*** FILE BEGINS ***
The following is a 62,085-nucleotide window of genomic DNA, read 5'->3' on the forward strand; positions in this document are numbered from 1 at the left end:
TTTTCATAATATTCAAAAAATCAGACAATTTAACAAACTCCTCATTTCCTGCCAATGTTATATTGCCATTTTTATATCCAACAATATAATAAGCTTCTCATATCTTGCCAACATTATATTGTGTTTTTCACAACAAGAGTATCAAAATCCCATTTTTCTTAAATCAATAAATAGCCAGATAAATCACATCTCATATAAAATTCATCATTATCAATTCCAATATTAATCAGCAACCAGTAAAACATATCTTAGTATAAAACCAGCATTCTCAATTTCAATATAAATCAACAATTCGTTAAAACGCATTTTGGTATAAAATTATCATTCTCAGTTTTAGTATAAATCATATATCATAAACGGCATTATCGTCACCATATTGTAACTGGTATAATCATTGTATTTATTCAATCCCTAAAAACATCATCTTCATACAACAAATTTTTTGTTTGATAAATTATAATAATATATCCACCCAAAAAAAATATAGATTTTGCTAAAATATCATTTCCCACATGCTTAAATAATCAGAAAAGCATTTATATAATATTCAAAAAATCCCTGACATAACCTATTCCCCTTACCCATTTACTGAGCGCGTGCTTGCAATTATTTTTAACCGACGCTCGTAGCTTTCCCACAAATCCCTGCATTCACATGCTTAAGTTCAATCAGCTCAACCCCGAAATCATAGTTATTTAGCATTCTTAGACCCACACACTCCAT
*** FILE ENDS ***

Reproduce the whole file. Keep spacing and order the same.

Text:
The following is a 62,085-nucleotide window of genomic DNA, read 5'->3' on the forward strand; positions in this document are numbered from 1 at the left end:
TTTTCATAATATTCAAAAAATCAGACAATTTAACAAACTCCTCATTTCCTGCCAATGTTATATTGCCATTTTTATATCCAACAATATAATAAGCTTCTCATATCTTGCCAACATTATATTGTGTTTTTCACAACAAGAGTATCAAAATCCCATTTTTCTTAAATCAATAAATAGCCAGATAAATCACATCTCATATAAAATTCATCATTATCAATTCCAATATTAATCAGCAACCAGTAAAACATATCTTAGTATAAAACCAGCATTCTCAATTTCAATATAAATCAACAATTCGTTAAAACGCATTTTGGTATAAAATTATCATTCTCAGTTTTAGTATAAATCATATATCATAAACGGCATTATCGTCACCATATTGTAACTGGTATAATCATTGTATTTATTCAATCCCTAAAAACATCATCTTCATACAACAAATTTTTTGTTTGATAAATTATAATAATATATCCACCCAAAAAAAATATAGATTTTGCTAAAATATCATTTCCCACATGCTTAAATAATCAGAAAAGCATTTATATAATATTCAAAAAATCCCTGACATAACCTATTCCCCTTACCCATTTACTGAGCGCGTGCTTGCAATTATTTTTAACCGACGCTCGTAGCTTTCCCACAAATCCCTGCATTCACATGCTTAAGTTCAATCAGCTCAACCCCGAAATCATAGTTATTTAGCATTCTTAGACCCACACACTCCAT